This is an incredible challenge for me, as it is for all the participants, I'm sure. Although I've been a teacher going on 14 years, this is only my 4th year in a true classroom. Before that, I didn't have much interaction with picture books the way that I do now. I don't have a very large personal library, so I check out most of my books from the school's library or the public library. My 10 books are taken from what I've noticed checking out year after year. Whether it's because the children have enjoyed them, or because I have enjoyed reading them. As I narrowed down my choices, I tended to gravitate toward those books that I will introduce at the beginning of the year. Maybe because that's where my mind is right now. However, many of them are books that can be returned to over and over again. That's what makes them good choices for my list.
1. "Pete the Cat" by Eric Litwin: I'm going to lump all of the Pete the Cat books in together as one pick. They have a great character, they are repetitive for the little ones, and they are just fun. Not to mention, you can download the author reading them (and singing the songs) from the publisher's web site.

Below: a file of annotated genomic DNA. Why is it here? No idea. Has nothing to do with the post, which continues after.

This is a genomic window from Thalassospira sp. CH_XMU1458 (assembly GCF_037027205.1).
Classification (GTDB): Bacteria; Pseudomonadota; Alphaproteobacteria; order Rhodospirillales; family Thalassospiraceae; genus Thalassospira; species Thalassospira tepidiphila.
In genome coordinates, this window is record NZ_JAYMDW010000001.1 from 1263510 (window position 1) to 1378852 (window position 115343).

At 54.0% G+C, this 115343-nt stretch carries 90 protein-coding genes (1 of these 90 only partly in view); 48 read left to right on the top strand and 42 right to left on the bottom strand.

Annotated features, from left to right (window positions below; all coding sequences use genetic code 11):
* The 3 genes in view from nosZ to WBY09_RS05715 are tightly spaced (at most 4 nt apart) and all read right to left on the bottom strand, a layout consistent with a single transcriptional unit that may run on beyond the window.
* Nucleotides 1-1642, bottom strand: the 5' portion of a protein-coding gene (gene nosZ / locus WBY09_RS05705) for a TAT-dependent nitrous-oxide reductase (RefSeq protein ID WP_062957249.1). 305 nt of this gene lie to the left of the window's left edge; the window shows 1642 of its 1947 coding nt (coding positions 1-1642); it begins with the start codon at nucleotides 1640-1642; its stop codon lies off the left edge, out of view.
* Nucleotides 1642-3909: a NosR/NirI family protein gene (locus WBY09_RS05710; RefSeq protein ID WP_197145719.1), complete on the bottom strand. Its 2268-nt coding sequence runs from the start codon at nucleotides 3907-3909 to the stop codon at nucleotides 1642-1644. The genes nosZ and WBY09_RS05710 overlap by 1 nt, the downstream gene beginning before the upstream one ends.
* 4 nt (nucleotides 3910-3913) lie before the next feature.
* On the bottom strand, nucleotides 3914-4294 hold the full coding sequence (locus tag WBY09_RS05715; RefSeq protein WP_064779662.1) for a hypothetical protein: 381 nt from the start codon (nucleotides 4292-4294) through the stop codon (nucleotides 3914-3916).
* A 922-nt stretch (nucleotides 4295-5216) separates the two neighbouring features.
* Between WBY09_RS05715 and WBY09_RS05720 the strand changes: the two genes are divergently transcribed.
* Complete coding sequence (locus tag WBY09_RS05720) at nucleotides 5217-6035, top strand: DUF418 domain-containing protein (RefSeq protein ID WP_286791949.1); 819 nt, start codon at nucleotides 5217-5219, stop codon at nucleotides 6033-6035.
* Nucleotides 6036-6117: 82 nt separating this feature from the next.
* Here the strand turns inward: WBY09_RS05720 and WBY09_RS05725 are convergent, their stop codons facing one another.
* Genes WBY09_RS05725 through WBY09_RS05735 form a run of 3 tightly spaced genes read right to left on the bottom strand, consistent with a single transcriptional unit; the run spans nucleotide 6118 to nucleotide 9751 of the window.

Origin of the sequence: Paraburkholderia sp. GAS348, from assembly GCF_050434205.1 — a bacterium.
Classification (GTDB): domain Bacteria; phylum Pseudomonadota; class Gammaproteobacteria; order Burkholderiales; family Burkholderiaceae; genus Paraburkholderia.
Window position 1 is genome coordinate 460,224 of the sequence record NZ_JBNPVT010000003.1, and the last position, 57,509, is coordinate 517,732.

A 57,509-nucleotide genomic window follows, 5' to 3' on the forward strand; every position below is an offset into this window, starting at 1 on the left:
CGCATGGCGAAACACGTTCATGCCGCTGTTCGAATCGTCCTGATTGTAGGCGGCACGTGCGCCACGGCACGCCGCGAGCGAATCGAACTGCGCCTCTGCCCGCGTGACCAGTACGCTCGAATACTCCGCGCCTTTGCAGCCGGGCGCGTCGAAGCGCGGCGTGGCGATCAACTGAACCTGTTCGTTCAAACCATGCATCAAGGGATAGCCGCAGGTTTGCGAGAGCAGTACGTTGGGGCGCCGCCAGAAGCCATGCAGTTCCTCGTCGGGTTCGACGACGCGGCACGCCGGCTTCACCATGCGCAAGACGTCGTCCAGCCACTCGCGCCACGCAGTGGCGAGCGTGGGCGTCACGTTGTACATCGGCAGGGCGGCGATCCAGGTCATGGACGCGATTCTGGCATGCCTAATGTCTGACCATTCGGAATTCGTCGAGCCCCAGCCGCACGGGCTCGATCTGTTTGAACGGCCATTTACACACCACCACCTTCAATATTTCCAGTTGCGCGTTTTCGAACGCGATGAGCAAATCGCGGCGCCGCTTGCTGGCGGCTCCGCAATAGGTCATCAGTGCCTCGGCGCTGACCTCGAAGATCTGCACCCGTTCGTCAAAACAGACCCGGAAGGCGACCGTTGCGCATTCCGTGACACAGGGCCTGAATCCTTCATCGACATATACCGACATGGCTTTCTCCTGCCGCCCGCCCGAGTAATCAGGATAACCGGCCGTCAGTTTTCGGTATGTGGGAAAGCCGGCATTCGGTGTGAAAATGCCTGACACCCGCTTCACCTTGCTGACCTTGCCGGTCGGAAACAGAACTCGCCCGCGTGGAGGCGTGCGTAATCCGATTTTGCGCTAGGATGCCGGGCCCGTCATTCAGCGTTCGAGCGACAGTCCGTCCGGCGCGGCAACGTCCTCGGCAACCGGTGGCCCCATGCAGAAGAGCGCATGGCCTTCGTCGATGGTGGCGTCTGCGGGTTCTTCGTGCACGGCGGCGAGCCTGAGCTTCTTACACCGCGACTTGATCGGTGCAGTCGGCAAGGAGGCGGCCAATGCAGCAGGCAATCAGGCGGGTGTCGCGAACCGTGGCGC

4. "Goldie Socks and the Three Libearians" by Jackie Mims Hopkins: This twist on the classic "Goldilocks and the Three Bears" story is used to illustrate to students how to find "Just Right" books. I find myself coming back to this book throughout the year, reminding students how they can find the books that are right for them, all on their own.
7. "Don't Let the Pigeon..." by Mo Willems: This pick includes all of the books in the Pigeon series. The kids love the humor in the interaction between the Pigeon and the readers. The books follow a pattern and allow them to "read" the stories themselves and feel successful as readers from early on.
8. "The Best Story" by Eileen Spinelli: In this story, the narrator is trying to win a contest for writing the best story. Along the way, she gets advice of what makes the "best" story from various members of her family. When it comes right down to it, the "best" story is one that comes from the heart. I love sharing this with my young writers who think that they have to write the same story as their friends. Not everyone has a story about Angry Birds (the hot topic of last year's class) or Princesses in them.
10. "Miss Nelson is Missing!" by Harry Allard: The kids in Miss Nelson's class are misbehaving and taking advantage of the kindness of their teacher. When Miss Nelson suddenly disappears, their substitute is Miss Viola Swamp, who is the opposite of Miss Nelson. The kids learn to behave and appreciate their teacher. My students enjoy this book year after year. It's also a good jumping off point for classroom rule discussions.